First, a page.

Numbers help us cope with indefinite constant


POSTED: Sunday, December 27, 2009

Numbers can lie, my nephew said in a recent spirited discussion about his age.

We had deliberately confused ourselves by considering other factors, like the months, weeks and days between his birthday and his older brother's, what month it was at present and the candles stuck on a pile of apple turnovers that stood in for a birthday cake in November.

We both knew that all we had to do was simple subtraction, but it was more interesting and fun to throw in off-tangent theories and peripheral matters, such as occasions that he believed suggested he was older than he was.

'Tis the season for accounting, a review of the year by checking off main events in culture, sports, medicine, politics, science, arts—whatever category deemed important enough to reflect an ensemble of life.

The past “;decade”; also seems to be getting the treatment since simple subtraction of 2000 from next year's 2010 will yield 10.

(Remember, though, that we had a similar argument going when 2000 was shuffled in and out of the turn-of-the century equation, so let's not have that squabble now. In any case, my nephew's statement stands true.)

Counting is what people seem to do to get their arms around the phases of the planet's movement. Analysis of the indefinite constant may be a way to help understand changes, while designating endings and beginnings is a means of putting a lid on the first and popping open the second.

Media summaries have generally included wars, economic horrors, deaths of masses and sole souls, meteorological destruc-tion, winners and losers, silliness of celebrities and those who strive for the status with a few inspirational stories sprinkled in.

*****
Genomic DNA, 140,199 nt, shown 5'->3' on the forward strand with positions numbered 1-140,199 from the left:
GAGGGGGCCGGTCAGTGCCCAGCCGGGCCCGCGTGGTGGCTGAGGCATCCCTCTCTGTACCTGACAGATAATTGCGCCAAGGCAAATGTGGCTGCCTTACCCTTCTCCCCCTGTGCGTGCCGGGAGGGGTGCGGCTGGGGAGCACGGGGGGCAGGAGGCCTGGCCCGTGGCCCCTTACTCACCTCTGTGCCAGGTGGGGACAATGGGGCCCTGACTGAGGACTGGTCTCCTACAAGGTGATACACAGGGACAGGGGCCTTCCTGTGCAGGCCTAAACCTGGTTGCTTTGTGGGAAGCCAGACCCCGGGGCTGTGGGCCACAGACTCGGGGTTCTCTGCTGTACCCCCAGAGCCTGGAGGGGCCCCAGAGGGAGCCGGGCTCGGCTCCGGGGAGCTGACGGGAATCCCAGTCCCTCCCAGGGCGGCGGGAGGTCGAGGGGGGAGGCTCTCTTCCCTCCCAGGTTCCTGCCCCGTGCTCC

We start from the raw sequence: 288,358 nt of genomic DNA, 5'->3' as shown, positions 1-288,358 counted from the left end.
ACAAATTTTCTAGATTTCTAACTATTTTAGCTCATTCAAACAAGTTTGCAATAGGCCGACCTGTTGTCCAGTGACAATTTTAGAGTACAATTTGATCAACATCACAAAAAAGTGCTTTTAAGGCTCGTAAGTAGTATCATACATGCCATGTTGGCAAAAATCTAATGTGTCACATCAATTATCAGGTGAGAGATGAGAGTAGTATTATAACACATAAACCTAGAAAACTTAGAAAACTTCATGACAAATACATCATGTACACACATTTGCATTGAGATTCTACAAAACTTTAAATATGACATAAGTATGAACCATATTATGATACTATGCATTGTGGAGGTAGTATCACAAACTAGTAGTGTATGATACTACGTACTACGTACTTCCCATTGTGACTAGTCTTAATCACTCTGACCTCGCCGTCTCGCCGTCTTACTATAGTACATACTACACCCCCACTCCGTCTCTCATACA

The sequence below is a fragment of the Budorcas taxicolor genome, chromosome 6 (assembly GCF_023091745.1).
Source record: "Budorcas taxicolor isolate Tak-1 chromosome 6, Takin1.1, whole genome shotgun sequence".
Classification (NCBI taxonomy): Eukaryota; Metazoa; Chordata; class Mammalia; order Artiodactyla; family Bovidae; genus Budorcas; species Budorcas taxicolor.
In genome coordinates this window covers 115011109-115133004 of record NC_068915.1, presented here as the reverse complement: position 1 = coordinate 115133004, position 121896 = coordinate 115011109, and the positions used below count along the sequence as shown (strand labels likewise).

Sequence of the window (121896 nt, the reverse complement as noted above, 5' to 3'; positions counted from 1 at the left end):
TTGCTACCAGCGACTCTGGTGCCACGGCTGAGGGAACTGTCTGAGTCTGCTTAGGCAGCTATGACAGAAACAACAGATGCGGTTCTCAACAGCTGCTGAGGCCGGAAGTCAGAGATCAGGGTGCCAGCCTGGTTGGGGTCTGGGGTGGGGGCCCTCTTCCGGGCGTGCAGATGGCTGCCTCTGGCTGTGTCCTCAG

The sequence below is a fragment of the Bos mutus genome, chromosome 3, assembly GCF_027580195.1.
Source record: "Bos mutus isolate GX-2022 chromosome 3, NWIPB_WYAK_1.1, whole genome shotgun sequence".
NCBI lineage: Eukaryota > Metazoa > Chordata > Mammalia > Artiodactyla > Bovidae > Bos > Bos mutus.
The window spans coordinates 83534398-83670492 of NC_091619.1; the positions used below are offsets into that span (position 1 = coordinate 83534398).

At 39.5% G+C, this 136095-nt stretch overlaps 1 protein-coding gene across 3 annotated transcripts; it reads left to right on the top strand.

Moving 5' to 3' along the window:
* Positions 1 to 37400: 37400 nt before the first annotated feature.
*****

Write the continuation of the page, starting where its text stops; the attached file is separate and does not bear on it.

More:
As important as events shared by the many are the ones that evolve closer to home. Broad strokes of public and societal affairs do not darken pinpoints uniquely colorful to each of our own.

While some are momentous, like the birth of a first child, most are small and unexpected, inconsequential but for the energy they breathe into a single moment.

They are private artifacts, sometimes ugly, that separate yesterday from today and tomorrow, snapshots that matter more than the wide-screen pictures shared universally.

They can balance a weighty slip of time by binding participants with a power to remember what looks trivial to outside eyes.

This cache of things past shapes what happens next, consciously or otherwise. Meanness can beget meanness, kindness can kindle compassion.

What are bits and pieces can bind a whole that finds vigor and strength.

So 2010 stands ready, 365 days of sunrises and sunsets that will bring the unpredictable, save for designated holidays like the Christmas just gone by and a 13th birthday in September for nephews age 12.